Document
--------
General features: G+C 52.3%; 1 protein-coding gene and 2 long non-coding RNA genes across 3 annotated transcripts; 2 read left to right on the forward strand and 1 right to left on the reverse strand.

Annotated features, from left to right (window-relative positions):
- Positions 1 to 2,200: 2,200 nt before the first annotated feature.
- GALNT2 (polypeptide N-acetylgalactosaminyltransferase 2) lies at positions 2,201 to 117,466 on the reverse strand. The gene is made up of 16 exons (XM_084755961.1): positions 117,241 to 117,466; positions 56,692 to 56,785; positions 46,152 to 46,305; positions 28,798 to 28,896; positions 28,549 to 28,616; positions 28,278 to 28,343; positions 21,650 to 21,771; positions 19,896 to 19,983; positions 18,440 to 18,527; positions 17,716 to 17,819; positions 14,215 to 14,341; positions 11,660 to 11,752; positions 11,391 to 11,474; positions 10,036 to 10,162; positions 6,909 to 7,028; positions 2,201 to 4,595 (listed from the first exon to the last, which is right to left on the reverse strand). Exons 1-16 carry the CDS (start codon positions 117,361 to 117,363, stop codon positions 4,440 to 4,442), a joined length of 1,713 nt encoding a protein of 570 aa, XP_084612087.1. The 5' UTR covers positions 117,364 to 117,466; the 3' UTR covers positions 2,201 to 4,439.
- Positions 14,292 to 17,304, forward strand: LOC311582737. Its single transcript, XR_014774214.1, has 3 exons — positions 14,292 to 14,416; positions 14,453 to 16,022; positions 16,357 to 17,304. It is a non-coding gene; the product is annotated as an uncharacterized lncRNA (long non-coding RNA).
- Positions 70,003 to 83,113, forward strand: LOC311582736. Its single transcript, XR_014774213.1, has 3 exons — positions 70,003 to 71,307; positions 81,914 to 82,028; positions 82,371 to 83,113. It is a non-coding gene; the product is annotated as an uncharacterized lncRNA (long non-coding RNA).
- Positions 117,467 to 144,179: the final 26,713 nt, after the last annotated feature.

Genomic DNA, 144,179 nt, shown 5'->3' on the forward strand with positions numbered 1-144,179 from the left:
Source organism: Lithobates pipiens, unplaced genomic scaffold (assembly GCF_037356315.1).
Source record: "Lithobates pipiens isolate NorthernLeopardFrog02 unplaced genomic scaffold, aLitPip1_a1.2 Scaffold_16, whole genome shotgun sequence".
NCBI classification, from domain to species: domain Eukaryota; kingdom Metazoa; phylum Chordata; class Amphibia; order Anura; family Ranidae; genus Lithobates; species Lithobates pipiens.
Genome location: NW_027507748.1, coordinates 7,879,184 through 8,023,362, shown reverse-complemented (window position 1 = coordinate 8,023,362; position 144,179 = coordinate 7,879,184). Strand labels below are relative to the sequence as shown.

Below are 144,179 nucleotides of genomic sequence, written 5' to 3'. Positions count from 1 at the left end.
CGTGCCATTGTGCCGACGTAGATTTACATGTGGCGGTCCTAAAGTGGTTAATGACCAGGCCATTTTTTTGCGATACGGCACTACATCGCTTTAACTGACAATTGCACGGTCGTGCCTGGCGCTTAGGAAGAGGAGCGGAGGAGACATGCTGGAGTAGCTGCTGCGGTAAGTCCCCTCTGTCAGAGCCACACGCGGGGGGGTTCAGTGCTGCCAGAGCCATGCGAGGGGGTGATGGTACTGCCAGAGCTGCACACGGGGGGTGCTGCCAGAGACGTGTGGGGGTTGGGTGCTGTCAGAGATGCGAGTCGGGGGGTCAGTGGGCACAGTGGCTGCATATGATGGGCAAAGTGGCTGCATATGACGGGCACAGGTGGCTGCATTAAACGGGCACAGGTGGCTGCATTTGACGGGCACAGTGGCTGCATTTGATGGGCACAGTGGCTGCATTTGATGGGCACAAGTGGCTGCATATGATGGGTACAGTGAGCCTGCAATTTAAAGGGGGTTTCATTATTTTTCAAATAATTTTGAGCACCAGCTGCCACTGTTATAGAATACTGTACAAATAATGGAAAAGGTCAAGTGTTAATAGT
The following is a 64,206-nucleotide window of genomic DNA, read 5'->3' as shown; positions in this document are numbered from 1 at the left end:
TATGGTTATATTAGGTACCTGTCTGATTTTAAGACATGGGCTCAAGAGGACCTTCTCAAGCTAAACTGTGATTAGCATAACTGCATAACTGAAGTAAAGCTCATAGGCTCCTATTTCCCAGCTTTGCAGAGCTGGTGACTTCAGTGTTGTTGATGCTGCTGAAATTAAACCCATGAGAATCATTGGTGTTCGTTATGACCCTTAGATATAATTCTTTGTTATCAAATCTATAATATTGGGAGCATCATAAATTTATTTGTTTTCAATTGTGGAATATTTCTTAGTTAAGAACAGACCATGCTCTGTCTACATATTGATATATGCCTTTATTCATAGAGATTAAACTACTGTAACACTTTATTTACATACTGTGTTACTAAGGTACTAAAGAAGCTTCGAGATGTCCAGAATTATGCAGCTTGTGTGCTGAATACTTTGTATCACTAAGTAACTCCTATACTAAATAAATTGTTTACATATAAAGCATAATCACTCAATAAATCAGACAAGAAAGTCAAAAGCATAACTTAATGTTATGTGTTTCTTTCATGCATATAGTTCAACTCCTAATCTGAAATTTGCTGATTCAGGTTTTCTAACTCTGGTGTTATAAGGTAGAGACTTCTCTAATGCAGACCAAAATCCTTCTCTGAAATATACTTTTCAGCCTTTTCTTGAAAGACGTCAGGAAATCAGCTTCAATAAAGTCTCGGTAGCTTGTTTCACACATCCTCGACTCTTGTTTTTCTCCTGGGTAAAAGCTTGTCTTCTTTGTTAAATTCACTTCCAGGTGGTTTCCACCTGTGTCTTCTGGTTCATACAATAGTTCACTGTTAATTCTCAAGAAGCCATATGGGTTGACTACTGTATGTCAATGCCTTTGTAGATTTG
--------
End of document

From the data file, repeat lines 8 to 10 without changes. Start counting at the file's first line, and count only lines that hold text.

Genomic DNA, 144,179 nt, shown 5'->3' on the forward strand with positions numbered 1-144,179 from the left:
Source organism: Lithobates pipiens, unplaced genomic scaffold (assembly GCF_037356315.1).
Source record: "Lithobates pipiens isolate NorthernLeopardFrog02 unplaced genomic scaffold, aLitPip1_a1.2 Scaffold_16, whole genome shotgun sequence".